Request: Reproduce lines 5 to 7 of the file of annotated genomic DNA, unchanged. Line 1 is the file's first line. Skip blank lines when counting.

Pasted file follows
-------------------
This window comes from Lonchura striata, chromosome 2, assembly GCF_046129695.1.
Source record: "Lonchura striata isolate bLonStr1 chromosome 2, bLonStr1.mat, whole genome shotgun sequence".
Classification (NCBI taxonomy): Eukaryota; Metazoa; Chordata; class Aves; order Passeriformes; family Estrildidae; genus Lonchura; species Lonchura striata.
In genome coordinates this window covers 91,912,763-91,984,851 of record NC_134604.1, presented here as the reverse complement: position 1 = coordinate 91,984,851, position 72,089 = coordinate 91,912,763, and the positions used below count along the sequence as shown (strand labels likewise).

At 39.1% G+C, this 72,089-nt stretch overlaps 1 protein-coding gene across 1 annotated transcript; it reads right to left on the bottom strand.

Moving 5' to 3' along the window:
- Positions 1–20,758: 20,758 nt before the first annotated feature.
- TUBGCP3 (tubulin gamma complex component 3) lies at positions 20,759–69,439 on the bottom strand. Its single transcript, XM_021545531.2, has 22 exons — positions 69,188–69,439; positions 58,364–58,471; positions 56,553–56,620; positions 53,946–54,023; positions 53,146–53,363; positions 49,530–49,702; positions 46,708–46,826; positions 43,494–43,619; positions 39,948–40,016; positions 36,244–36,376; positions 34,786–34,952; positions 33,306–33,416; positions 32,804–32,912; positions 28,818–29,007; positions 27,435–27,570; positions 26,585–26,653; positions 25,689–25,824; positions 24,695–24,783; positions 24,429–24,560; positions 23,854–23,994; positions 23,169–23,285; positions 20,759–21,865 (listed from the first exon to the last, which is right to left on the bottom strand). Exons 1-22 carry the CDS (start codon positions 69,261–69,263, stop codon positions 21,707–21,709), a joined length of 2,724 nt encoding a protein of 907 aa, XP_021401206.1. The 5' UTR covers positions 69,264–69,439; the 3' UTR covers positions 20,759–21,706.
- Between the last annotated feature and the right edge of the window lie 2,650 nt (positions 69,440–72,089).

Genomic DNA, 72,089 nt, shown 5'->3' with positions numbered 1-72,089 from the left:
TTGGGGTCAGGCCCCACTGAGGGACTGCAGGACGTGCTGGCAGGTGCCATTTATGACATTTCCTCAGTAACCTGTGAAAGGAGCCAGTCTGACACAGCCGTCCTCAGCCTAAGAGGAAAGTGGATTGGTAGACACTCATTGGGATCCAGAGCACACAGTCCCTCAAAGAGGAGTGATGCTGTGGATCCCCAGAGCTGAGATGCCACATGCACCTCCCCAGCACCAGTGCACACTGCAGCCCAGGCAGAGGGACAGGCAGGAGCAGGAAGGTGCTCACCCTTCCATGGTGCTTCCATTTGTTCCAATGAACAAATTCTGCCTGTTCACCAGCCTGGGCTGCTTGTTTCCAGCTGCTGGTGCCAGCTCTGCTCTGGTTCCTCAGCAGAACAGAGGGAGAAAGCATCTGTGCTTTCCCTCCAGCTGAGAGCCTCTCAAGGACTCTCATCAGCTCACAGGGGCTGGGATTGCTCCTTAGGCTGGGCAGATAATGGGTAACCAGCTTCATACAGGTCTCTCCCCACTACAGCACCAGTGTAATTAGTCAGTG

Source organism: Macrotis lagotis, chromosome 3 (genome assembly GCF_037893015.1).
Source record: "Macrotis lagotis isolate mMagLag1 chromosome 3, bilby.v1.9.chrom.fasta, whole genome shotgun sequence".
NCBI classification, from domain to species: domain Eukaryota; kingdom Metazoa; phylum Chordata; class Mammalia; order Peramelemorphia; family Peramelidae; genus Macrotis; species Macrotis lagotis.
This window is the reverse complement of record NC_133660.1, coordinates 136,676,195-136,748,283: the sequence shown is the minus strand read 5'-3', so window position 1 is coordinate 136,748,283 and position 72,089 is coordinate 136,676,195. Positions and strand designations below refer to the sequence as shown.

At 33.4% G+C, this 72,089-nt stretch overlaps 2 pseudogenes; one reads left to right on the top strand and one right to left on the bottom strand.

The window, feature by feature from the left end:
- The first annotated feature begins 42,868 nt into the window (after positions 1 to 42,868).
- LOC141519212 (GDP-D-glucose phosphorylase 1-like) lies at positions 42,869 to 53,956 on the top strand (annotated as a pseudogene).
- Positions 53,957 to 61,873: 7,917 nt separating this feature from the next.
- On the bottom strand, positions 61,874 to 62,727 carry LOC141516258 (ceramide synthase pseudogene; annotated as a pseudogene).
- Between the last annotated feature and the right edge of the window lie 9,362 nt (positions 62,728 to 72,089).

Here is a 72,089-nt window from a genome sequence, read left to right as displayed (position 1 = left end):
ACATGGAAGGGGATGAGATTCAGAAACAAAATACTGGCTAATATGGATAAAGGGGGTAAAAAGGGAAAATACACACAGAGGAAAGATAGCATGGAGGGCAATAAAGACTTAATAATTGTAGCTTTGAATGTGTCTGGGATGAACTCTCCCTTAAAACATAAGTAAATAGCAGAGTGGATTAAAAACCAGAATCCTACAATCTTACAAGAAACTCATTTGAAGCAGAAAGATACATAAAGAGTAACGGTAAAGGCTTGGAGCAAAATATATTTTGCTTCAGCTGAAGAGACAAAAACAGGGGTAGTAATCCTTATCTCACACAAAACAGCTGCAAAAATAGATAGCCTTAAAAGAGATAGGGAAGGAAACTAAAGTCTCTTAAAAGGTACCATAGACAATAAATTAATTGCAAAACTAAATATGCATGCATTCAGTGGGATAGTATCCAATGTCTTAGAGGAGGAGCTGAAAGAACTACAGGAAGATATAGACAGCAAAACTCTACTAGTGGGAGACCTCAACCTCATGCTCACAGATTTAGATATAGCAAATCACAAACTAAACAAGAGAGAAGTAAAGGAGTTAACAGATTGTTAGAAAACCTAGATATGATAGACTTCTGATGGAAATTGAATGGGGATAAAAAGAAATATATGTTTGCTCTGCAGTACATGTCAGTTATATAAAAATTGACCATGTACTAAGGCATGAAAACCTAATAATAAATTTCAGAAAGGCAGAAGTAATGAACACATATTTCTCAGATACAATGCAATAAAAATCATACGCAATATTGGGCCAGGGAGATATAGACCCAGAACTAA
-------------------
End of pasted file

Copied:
At 39.1% G+C, this 72,089-nt stretch overlaps 1 protein-coding gene across 1 annotated transcript; it reads right to left on the bottom strand.

Moving 5' to 3' along the window:
- Positions 1–20,758: 20,758 nt before the first annotated feature.